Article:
Skip Ribbon Commands
Skip to main content
 

 History

 

Hamedan province is one of the most ancient parts of Iran and its civilization. Relics of this area confirm this fact. Today's Hamedan is what is left of Ecbatana, The Medes' capital before they formed a union with the Persians. The poet Ferdowsi says that Ecbatana was built by King Jamshid.
According to historical records, there was once a castle in this city by the name of Haft Hessar (Seven Walls) which had a thousand rooms and its grandeur equalled that of the Babylon Tower.
The structures of city are related to Diya Aku, a King of the Medes from 700 BC. According to Greek records, this territory was called 'Ekbatan' and 'Hegmataneh' by this King, thus transformed into a huge capital.
During the Parthian era, Ctesiphon became capital of Persia, and Hamedan became the summer capital and residence of the Parthian rulers. After the Parthians, the Sassanids constructed their summer palaces in Hamedan as well.
In the year 633 when the war of Nahavand took place and Hamedan came into the hands of the invading Arabs, at times it thrived and at times it declined and witnessed hardships. During theBuwayhids, it suffered plenty of damages. In the 11th century, the Seljuks shifted their capital fromBaghdad to Hamedan once again.
The city of Hamaden was always at risk during the rise and fall of powers. It was completely destroyed during the Timurid invasion. But during the Safavid era the city thrived once more. In the 18th century, Hamedan surrendered to the Ottomans, but Hamedan was retaken by Nader Shah Afshari, and under the peace treaty between Iran and the Ottomans it was returned to Iran.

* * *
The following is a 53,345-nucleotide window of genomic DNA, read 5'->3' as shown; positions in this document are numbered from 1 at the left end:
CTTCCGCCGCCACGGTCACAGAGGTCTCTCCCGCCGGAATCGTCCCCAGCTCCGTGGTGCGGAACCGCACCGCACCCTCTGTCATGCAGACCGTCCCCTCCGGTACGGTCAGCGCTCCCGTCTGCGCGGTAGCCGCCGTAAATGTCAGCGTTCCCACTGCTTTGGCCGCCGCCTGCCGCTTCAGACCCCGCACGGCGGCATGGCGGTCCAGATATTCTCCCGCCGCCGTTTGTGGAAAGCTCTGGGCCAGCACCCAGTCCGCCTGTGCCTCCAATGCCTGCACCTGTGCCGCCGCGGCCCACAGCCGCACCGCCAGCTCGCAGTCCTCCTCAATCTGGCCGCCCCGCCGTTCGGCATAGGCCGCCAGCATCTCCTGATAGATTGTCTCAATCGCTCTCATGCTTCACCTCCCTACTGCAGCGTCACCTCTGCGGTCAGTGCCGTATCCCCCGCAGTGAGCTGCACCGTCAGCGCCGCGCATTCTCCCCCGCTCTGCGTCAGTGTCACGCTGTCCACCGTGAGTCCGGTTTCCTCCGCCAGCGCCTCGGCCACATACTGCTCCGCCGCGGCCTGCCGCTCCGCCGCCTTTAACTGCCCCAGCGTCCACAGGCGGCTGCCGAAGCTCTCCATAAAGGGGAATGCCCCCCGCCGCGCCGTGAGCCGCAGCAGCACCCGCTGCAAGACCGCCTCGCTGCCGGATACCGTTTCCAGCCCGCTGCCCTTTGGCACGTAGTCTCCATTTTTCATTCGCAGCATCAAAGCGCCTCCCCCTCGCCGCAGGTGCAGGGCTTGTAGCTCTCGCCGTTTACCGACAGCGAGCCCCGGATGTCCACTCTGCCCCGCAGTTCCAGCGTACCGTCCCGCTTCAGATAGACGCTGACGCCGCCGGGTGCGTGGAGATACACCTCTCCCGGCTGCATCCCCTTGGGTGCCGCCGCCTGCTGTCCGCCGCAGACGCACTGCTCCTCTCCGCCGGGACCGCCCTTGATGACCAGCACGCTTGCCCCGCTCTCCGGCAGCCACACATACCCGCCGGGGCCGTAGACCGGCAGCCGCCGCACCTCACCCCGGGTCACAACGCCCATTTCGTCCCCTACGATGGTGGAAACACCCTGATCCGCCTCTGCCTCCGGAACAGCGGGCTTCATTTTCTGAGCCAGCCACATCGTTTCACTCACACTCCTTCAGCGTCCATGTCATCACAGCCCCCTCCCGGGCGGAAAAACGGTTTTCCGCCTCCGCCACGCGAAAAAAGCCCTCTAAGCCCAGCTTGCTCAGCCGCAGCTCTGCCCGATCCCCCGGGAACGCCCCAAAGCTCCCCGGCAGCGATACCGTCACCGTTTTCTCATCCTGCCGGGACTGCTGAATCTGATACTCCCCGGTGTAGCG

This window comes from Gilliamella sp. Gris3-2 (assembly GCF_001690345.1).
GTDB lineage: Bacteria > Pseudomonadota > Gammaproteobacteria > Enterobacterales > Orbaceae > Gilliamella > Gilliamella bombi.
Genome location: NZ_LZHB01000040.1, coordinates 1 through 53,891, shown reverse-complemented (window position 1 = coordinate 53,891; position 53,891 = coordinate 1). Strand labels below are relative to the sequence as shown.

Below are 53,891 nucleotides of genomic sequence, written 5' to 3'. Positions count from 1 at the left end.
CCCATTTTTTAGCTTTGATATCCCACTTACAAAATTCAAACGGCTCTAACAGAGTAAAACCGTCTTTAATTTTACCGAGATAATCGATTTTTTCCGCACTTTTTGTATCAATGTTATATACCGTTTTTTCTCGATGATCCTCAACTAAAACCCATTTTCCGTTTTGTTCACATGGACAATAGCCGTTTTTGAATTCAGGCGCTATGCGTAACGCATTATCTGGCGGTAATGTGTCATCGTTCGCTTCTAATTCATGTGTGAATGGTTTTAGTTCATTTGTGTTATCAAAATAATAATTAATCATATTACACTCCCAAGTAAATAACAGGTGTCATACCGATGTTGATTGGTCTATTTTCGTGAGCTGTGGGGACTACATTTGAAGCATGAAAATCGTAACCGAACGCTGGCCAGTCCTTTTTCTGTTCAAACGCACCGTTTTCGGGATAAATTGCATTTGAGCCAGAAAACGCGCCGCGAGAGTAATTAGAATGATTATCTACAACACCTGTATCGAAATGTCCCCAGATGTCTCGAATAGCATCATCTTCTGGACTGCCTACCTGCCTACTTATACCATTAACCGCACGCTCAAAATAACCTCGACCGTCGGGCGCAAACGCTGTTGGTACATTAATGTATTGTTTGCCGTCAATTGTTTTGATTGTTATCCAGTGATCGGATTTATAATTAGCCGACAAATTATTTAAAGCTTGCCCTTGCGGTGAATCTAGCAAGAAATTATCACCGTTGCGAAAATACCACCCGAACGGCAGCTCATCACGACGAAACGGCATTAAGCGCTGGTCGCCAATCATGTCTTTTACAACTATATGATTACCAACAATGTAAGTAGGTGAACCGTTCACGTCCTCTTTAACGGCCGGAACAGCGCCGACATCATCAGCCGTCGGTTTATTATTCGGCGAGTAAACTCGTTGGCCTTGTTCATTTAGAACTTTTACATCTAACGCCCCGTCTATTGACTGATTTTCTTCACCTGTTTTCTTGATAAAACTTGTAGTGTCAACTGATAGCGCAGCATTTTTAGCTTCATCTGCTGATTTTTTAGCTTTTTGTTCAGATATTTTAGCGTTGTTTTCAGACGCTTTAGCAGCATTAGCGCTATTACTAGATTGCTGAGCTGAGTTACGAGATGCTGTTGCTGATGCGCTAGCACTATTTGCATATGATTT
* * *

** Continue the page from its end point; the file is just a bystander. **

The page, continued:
The city of Hamedan lay on the Silk Road and even in recent centuries enjoyed good prospects in commerce and trade being on the main road network in the western region of Iran.
According to local Jewish traditions, the City of Hamedan is mentioned in the Bible, as the capital of Ancient Persia in the days of KingAhasuerus in the Book of Esther. It was then known as Shushan. The Tombs of Mordecai and Esther are located in modern-day Hamedan
The Cultural Heritage of Iran lists 442 sites of historical and cultural significance located in Hamedan, thus making the province a rich one in terms of historical attractions.
During World War I, the city was the scene of heavy fighting between Russian and Turko-German forces. It was occupied by both armies, and finally by the British, before it was returned to control of the Iranian government at the end of the war in 1918.
Some of the most popular sites of the city include:

  • Tomb of Baba Taher the poet
  • Tomb of Avicenna
  • Tomb of Esther and Mordechai
  • Ali Sadr (Ardeles) cave
  • Waterfall of Ganjnameh
  • Stone Lion of Hamedan
  • Abass Abad jangle(Baugh)
  • Ester & Mordekhai tomb
  • Gonbad-e Alavian
  • Hamadan Stone Lion
  • Qorban Building
  • Alavian Tomb
  • Eram Park
  • Imam (pahlavi) Sq
  • Alvand Mountain
  • Alavian Tomb
  • Baba Tahir Mausleum
  • Excavated Ancient Ekbatana City
  • Hamadan Museum of Natural History
  • Lalejin
  • Ganj Nameh inscriptions of Darius The Great
  • Hegmatane (Ekbatan) City of 5000 years ago
  • Grand Bazzar of Mozafarieh
  • Tomb of Esther and Mordechai
  • Avicenna (Abu Ali Sina) Ibn Sina mausoleum
  • Estakhr e Abbas Abad (an over-the-hill lake with a magnificent view to the city
  • Nazari House
  • Mohammadi House

Copyright © 2014 .All Rights Reserved.
Powered By : "Samix"